[ CogSci Summaries home | UP | email ]

W. Woods, What's in a link: Foundations for Semantic Networks. Representation and Understanding, D. Bobrow and A. Collins (eds.), Academic Press, 1975.

Author of the summary: J. William Murdock, 1997, murdock@cc.gatech.edu

Cite this paper for:

• Representing the meaning of language requires that we represent not just what is true but also what is meant.


Keywords: Semantic Network, Natural Language, Representation

Systems: None

Summary: Discusses perspectives on the nature of semantics.  Takes the
view that semantics is the {\em relationship} between form and meaning
rather than either the form or the meaning itself.  Rejects the notion
of a canonical form for meanings.  Focuses heavily on the need for
"intensional" representation for representing entities and
distinctions between entities that are hypothetical, believed,
implied, etc.  Talks about some particular grammatical structures in
terms of how they should be represented.



Summary author's notes:

• This summary came from a file which had the following disclaimer: "The following summaries are the completely unedited and often hastily composed interpretations of a single individual without any sort of systematic or considered review. As such it is very likely that at least some of the following text is incomplete, inadequate, misleading, or simply wrong. One might view this as a very preliminary draft of a survey paper that will probably never be completed. The author disclaims all responsibility for the accuracy or use of this document; this is not an official publication of the Georgia Institute of Technology or the College of Computing thereof, and the opinions expressed here may not even fully match the fully considered opinions of the author much less the general opinions of the aformentioned organizations."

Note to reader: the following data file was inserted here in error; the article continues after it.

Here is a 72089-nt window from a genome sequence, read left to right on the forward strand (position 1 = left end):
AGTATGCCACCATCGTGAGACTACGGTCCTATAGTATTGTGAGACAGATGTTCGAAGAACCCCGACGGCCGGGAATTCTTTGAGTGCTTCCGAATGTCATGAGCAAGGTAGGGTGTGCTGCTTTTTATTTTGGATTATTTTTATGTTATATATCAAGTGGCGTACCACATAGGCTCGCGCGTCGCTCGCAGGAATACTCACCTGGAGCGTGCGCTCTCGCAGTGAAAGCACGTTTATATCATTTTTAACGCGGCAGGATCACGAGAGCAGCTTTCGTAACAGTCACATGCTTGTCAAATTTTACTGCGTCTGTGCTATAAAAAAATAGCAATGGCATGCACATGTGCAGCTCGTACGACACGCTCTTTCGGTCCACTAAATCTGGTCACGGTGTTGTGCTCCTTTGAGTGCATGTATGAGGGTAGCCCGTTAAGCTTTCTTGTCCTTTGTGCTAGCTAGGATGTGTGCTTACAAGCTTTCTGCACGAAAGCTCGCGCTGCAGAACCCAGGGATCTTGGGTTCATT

Back to the Cognitive Science Summaries homepage
Cognitive Science Summaries Webmaster:
JimDavies ( jim@jimdavies.org )